# Abstract

We demonstrate how to simulate NGS data under various genotype distributions, then fit these data using flexdog. The genotyping methods are described in Gerard et al. (2018).

# Analysis

Let’s suppose that we have 100 hexaploid individuals, with varying levels of read-depth.

set.seed(1)
library(updog)
nind    <- 100
ploidy  <- 6
sizevec <- round(stats::runif(n   = nind,
min = 50,
max = 200))

We can simulate their read-counts under various genotype distributions, allele biases, overdispersions, and sequencing error rates using the rgeno and rflexdog functions.

## F1 Population

Suppose these individuals are all siblings where the first parent has 4 copies of the reference allele and the second parent has 5 copies of the reference allele. Then the following code, using rgeno, will simulate the individuals’ genotypes.

true_geno <- rgeno(n      = nind,
ploidy = ploidy,
model  = "f1",
p1geno = 4,
p2geno = 5)

Once we have their genotypes, we can simulate their read-counts using rflexdog. Let’s suppose that there is a moderate level of allelic bias (0.7) and a small level of overdispersion (0.005). Generally, in the real data that I’ve seen, the bias will range between 0.5 and 2 and the overdispersion will range between 0 and 0.02, with only a few extremely overdispersed SNPs above 0.02.

refvec <- rflexdog(sizevec = sizevec,
geno    = true_geno,
ploidy  = ploidy,
seq     = 0.001,
bias    = 0.7,
od      = 0.005)

When we plot the data, it looks realistic

plot_geno(refvec  = refvec,
sizevec = sizevec,
ploidy  = ploidy,
bias    = 0.7,
seq     = 0.001,
geno    = true_geno) We can test flexdog on these data

fout <- flexdog(refvec  = refvec,
sizevec = sizevec,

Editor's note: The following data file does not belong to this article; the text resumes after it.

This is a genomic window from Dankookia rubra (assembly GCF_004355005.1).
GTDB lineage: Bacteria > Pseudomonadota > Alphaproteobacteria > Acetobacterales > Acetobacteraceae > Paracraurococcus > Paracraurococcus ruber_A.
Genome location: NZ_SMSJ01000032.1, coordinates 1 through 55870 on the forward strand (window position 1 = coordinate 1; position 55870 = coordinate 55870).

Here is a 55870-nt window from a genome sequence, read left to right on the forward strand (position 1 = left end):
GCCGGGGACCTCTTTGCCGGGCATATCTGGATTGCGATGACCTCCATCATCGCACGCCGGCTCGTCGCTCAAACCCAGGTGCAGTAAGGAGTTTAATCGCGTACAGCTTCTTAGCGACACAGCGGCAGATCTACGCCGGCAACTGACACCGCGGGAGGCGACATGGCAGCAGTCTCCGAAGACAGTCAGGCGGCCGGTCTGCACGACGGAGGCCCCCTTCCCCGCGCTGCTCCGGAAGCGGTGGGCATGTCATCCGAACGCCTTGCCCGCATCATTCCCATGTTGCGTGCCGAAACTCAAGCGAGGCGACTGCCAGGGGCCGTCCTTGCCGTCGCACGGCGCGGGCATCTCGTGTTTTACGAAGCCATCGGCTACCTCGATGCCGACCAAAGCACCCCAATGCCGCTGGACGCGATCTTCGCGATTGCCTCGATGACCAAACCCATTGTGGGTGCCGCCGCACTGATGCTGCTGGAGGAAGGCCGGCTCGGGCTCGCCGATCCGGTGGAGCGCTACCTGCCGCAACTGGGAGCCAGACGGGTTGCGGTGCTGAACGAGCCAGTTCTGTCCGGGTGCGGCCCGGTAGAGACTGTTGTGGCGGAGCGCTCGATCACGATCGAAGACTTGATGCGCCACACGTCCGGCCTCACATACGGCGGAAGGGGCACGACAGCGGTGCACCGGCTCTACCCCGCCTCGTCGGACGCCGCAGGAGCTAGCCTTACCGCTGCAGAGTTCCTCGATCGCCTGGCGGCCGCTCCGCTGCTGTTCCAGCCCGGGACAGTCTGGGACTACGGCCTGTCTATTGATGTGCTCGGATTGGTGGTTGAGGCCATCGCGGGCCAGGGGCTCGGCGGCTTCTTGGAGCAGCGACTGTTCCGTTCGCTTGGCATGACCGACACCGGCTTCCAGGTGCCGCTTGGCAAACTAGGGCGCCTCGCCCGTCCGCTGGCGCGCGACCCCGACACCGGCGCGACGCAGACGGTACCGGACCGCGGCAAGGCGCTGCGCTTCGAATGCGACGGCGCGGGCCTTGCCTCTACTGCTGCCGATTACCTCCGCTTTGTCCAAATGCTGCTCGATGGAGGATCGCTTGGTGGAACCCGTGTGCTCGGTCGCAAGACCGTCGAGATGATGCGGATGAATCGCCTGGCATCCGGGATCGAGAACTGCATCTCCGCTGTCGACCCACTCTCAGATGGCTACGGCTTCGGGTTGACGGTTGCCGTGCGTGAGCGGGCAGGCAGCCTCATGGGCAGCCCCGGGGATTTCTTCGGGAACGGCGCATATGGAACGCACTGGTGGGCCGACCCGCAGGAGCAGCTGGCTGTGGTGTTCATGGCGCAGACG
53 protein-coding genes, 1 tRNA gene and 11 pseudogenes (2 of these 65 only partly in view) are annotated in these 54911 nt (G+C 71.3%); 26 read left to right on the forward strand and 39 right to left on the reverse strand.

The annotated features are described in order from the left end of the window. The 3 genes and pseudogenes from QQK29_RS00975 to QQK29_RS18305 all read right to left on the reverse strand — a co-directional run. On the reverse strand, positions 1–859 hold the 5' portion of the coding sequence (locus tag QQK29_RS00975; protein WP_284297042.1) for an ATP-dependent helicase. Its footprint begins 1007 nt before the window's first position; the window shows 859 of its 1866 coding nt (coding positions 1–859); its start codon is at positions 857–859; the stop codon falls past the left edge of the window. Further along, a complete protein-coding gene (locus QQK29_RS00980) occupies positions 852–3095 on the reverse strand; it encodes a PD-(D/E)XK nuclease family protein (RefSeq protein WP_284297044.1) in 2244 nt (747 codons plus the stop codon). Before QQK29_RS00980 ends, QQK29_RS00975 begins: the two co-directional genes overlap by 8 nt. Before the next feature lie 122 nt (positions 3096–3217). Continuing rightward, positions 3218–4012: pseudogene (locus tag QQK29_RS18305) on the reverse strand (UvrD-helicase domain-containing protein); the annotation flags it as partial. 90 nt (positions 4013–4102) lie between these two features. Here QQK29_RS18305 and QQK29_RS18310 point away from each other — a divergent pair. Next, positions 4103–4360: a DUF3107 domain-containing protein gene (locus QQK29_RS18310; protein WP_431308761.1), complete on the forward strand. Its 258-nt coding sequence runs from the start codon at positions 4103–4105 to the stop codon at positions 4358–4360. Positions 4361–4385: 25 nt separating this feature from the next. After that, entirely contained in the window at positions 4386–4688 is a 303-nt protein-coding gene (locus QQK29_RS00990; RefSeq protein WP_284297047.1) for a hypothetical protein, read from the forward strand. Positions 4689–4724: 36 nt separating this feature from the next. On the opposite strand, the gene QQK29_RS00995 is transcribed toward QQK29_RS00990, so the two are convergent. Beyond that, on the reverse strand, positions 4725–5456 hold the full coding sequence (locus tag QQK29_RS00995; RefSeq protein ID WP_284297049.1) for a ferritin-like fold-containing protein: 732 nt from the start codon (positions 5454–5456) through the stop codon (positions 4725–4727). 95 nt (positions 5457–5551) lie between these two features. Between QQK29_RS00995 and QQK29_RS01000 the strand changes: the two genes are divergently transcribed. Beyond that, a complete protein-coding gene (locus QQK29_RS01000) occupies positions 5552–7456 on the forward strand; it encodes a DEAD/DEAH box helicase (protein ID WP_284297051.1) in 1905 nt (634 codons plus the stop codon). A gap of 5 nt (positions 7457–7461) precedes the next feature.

ploidy  = ploidy,
model   = "f1")
#>          Fit: 1 of 5
#> Initial Bias: 0.3678794
#> Log-Likelihood: -363.9369
#> Keeping new fit.
#>
#>          Fit: 2 of 5
#> Initial Bias: 0.6065307
#> Log-Likelihood: -363.937
#> Keeping old fit.
#>
#>          Fit: 3 of 5
#> Initial Bias: 1
#> Log-Likelihood: -363.9369
#> Keeping new fit.
#>
#>          Fit: 4 of 5
#> Initial Bias: 1.648721
#> Log-Likelihood: -381.6123
#> Keeping old fit.
#>
#>          Fit: 5 of 5
#> Initial Bias: 2.718282
#> Log-Likelihood: -412.8604
#> Keeping old fit.
#>
#> Done!

flexdog gives us reasonable genotyping, and it accurately estimates the proportion of individuals mis-genotyped.

plot(fout) ## Estimated proportion misgenotyped
fout$prop_mis #>  0.07011089 ## Actual proportion misgenotyped mean(fout$geno != true_geno)
#>  0.05

## HWE Population

Now run the same simulations assuming the individuals are in Hardy-Weinberg population with an allele frequency of 0.75.

true_geno <- rgeno(n      = nind,
ploidy = ploidy,
model  = "hw",
allele_freq = 0.75)
refvec <- rflexdog(sizevec = sizevec,
geno    = true_geno,
ploidy  = ploidy,
seq     = 0.001,
bias    = 0.7,
od      = 0.005)
fout <- flexdog(refvec  = refvec,
sizevec = sizevec,
ploidy  = ploidy,
model   = "hw")
#>          Fit: 1 of 5
#> Initial Bias: 0.3678794
#> Log-Likelihood: -377.9226
#> Keeping new fit.
#>
#>          Fit: 2 of 5
#> Initial Bias: 0.6065307
#> Log-Likelihood: -377.9226
#> Keeping old fit.
#>
#>          Fit: 3 of 5
#> Initial Bias: 1
#> Log-Likelihood: -377.9226
#> Keeping old fit.
#>
#>          Fit: 4 of 5
#> Initial Bias: 1.648721
#> Log-Likelihood: -377.9226
#> Keeping new fit.
#>
#>          Fit: 5 of 5
#> Initial Bias: 2.718282
#> Log-Likelihood: -377.9226
#> Keeping old fit.
#>
#> Done!
plot(fout) ## Estimated proportion misgenotyped
fout$prop_mis #>  0.07625987 ## Actual proportion misgenotyped mean(fout$geno != true_geno)
#>  0.07

## Estimated allele frequency close to true allele frequency
fout$par$alpha
#>  0.7473264